British resident figures go up in Marbella for the first time in years

The mayor and councillors met residents in Las Chapas.
The mayor and councillors met residents in Las Chapas. / SUR
  • Brexit is thought to be the reason why more British citizens have registered for the first time since the economic crisis

Uncertain what the future holds due to Brexit, some British citizens on the Costa del Sol have decided to forge closer links with their adoptive home.

After years of an apparent mass exodus (between 2013 and 2016 around 2,000 British residents came off the population register in Marbella), the number of those registered at the town hall (on the Padrón) has suddenly gone up. It may be only a small increase, of 48 people, but the council says it is important because this is the first time the number has risen in at least five years.

Foreign residents' associations in Marbella say Brexit is the reason many people have decided to take this step. At a meeting with British residents organised recently the British consul in Andalucía, Charmaine Arbouin, recommended that they apply for residency as soon as possible, and it is necessary to be on the 'padrón' as part of that process.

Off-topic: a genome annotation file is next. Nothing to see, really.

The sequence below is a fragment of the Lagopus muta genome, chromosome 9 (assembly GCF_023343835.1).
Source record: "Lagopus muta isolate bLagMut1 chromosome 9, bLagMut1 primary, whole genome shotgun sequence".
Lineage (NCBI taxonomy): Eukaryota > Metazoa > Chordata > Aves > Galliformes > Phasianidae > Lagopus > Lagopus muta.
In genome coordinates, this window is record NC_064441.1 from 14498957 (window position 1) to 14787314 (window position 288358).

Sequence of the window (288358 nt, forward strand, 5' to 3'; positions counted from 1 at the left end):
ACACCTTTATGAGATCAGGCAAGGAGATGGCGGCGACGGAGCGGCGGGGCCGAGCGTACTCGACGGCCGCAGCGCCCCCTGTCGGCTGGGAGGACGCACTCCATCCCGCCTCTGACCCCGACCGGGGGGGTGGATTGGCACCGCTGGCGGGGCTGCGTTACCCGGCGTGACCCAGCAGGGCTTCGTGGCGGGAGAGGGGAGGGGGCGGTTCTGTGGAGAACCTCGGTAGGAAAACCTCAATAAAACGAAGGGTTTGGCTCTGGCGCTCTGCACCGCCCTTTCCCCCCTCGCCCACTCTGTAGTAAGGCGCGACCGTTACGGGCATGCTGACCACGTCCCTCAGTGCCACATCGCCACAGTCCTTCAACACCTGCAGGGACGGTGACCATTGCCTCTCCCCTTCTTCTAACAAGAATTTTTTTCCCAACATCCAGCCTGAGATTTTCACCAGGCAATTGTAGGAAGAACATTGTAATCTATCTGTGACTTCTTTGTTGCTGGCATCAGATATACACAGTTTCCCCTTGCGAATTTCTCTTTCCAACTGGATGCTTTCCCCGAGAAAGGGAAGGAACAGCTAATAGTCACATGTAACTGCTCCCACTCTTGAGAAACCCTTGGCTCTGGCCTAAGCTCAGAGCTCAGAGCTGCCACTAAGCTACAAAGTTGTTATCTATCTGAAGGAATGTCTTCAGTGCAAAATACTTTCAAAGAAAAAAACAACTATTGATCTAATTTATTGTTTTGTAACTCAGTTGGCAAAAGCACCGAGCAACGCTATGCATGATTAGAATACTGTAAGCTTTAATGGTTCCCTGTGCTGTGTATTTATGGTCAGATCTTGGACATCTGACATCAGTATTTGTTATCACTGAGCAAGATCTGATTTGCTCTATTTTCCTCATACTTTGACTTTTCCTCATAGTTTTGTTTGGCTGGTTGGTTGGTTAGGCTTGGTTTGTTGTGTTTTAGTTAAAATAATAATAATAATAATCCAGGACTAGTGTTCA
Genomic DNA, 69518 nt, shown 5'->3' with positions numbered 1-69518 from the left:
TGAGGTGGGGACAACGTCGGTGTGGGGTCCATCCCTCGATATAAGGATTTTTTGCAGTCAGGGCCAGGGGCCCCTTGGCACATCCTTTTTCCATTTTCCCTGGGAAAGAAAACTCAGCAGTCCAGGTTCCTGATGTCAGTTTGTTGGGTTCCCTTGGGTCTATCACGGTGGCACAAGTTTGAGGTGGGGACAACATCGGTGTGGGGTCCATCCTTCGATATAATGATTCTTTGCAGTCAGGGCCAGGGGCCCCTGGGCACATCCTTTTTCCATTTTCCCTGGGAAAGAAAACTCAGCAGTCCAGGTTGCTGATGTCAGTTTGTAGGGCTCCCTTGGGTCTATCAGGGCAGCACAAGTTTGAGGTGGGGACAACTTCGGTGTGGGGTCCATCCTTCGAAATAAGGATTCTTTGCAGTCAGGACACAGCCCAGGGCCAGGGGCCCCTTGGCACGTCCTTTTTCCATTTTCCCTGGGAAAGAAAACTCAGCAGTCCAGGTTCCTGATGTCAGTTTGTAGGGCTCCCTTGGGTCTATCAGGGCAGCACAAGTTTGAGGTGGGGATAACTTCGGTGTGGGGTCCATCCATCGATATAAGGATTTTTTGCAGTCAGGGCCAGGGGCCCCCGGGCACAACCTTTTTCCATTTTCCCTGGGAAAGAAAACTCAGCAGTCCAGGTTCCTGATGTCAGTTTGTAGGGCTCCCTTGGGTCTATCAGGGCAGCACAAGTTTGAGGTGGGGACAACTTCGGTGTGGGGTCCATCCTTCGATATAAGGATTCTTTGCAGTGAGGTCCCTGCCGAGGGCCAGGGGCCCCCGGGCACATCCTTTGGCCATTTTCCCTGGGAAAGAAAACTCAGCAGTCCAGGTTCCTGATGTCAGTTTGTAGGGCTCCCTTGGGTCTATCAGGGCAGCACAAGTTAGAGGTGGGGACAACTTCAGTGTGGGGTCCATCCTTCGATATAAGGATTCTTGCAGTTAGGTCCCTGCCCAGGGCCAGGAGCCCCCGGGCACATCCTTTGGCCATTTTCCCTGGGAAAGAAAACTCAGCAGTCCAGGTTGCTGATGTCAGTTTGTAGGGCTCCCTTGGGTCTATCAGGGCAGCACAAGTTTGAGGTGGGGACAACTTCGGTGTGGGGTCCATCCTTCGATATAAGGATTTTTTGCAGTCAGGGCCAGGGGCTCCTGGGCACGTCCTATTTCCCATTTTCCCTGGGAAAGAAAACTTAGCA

The council has also been carrying out information campaigns to encourage people to register, not least because the amount of funding from the Spanish government depends on the number of people officially registered as living in the town.

The local authority believes that around 100,000 people resident in the town are not on the population register, and of them 60 per cent are not Spanish. This week the mayor and some of the councillors went to meet British residents in Las Chapas as part of the latest campaign.

Last year Marbella's official population rose to just under 150,000, after a further 2,000 people added their names to the register. Of those, 1,887 were foreigners.

Although many residents left during the economic crisis, this is still the second largest foreign community in Marbella. The latest figures show that Moroccans top the list, with 5,075 registered at the town hall (up from 4,919 in 2017), followed by British (3,866, compared with 3,818 the previous year); Ukrainians at 2,632 (up from 2,522), Russians with 2,293 (previously 2,186) and Italians (1,952 compared with 1,886 in 2017).

These five nationalities, out of a total of 141, represent nearly 40 per cent of all foreign residents on the municipal population register in Marbella.